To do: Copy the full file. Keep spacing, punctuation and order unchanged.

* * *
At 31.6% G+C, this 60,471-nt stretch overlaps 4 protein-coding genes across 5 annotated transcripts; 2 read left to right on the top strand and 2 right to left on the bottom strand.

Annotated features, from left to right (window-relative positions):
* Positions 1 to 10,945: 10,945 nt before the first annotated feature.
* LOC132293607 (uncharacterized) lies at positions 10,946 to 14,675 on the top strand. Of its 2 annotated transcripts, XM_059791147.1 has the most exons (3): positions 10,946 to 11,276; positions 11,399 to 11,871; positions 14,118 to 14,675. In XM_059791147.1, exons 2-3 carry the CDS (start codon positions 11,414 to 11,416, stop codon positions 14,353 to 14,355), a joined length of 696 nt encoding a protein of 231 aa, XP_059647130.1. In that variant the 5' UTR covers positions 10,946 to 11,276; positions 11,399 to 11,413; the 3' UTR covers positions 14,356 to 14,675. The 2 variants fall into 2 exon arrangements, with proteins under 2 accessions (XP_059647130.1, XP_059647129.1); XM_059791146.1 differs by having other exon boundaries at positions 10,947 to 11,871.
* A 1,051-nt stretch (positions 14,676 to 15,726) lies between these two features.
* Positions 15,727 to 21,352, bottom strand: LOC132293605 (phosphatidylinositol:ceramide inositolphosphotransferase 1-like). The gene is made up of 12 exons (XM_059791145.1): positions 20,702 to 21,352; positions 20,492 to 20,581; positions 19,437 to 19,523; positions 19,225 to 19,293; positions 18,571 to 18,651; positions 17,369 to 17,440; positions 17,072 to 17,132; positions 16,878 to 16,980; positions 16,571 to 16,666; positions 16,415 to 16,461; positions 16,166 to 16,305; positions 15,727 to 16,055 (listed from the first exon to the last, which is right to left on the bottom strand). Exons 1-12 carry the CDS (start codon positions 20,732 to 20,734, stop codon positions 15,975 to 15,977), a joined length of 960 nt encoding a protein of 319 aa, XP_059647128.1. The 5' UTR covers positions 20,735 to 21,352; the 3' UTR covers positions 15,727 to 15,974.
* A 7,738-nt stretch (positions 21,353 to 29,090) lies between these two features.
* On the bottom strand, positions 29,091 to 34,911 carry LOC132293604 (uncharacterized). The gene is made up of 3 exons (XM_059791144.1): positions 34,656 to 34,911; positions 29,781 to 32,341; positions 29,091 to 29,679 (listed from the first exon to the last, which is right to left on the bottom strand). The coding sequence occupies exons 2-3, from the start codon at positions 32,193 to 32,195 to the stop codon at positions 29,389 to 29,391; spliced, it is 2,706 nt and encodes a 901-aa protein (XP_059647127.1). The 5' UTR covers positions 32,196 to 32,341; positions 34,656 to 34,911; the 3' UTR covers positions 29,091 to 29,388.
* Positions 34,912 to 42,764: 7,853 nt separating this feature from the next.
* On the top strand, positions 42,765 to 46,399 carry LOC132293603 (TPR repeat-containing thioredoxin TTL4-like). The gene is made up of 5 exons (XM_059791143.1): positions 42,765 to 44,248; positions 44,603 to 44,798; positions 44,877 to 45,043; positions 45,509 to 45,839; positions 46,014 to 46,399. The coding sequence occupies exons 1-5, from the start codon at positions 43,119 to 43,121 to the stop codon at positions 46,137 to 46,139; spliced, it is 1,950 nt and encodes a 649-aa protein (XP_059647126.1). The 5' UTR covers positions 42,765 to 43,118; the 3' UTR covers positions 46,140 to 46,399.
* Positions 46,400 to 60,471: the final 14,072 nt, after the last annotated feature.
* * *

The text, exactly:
At 31.6% G+C, this 60,471-nt stretch overlaps 4 protein-coding genes across 5 annotated transcripts; 2 read left to right on the top strand and 2 right to left on the bottom strand.

Annotated features, from left to right (window-relative positions):
* Positions 1 to 10,945: 10,945 nt before the first annotated feature.
* LOC132293607 (uncharacterized) lies at positions 10,946 to 14,675 on the top strand. Of its 2 annotated transcripts, XM_059791147.1 has the most exons (3): positions 10,946 to 11,276; positions 11,399 to 11,871; positions 14,118 to 14,675. In XM_059791147.1, exons 2-3 carry the CDS (start codon positions 11,414 to 11,416, stop codon positions 14,353 to 14,355), a joined length of 696 nt encoding a protein of 231 aa, XP_059647130.1. In that variant the 5' UTR covers positions 10,946 to 11,276; positions 11,399 to 11,413; the 3' UTR covers positions 14,356 to 14,675. The 2 variants fall into 2 exon arrangements, with proteins under 2 accessions (XP_059647130.1, XP_059647129.1); XM_059791146.1 differs by having other exon boundaries at positions 10,947 to 11,871.
* A 1,051-nt stretch (positions 14,676 to 15,726) lies between these two features.
* Positions 15,727 to 21,352, bottom strand: LOC132293605 (phosphatidylinositol:ceramide inositolphosphotransferase 1-like). The gene is made up of 12 exons (XM_059791145.1): positions 20,702 to 21,352; positions 20,492 to 20,581; positions 19,437 to 19,523; positions 19,225 to 19,293; positions 18,571 to 18,651; positions 17,369 to 17,440; positions 17,072 to 17,132; positions 16,878 to 16,980; positions 16,571 to 16,666; positions 16,415 to 16,461; positions 16,166 to 16,305; positions 15,727 to 16,055 (listed from the first exon to the last, which is right to left on the bottom strand). Exons 1-12 carry the CDS (start codon positions 20,732 to 20,734, stop codon positions 15,975 to 15,977), a joined length of 960 nt encoding a protein of 319 aa, XP_059647128.1. The 5' UTR covers positions 20,735 to 21,352; the 3' UTR covers positions 15,727 to 15,974.
* A 7,738-nt stretch (positions 21,353 to 29,090) lies between these two features.
* On the bottom strand, positions 29,091 to 34,911 carry LOC132293604 (uncharacterized). The gene is made up of 3 exons (XM_059791144.1): positions 34,656 to 34,911; positions 29,781 to 32,341; positions 29,091 to 29,679 (listed from the first exon to the last, which is right to left on the bottom strand). The coding sequence occupies exons 2-3, from the start codon at positions 32,193 to 32,195 to the stop codon at positions 29,389 to 29,391; spliced, it is 2,706 nt and encodes a 901-aa protein (XP_059647127.1). The 5' UTR covers positions 32,196 to 32,341; positions 34,656 to 34,911; the 3' UTR covers positions 29,091 to 29,388.
* Positions 34,912 to 42,764: 7,853 nt separating this feature from the next.
* On the top strand, positions 42,765 to 46,399 carry LOC132293603 (TPR repeat-containing thioredoxin TTL4-like). The gene is made up of 5 exons (XM_059791143.1): positions 42,765 to 44,248; positions 44,603 to 44,798; positions 44,877 to 45,043; positions 45,509 to 45,839; positions 46,014 to 46,399. The coding sequence occupies exons 1-5, from the start codon at positions 43,119 to 43,121 to the stop codon at positions 46,137 to 46,139; spliced, it is 1,950 nt and encodes a 649-aa protein (XP_059647126.1). The 5' UTR covers positions 42,765 to 43,118; the 3' UTR covers positions 46,140 to 46,399.
* Positions 46,400 to 60,471: the final 14,072 nt, after the last annotated feature.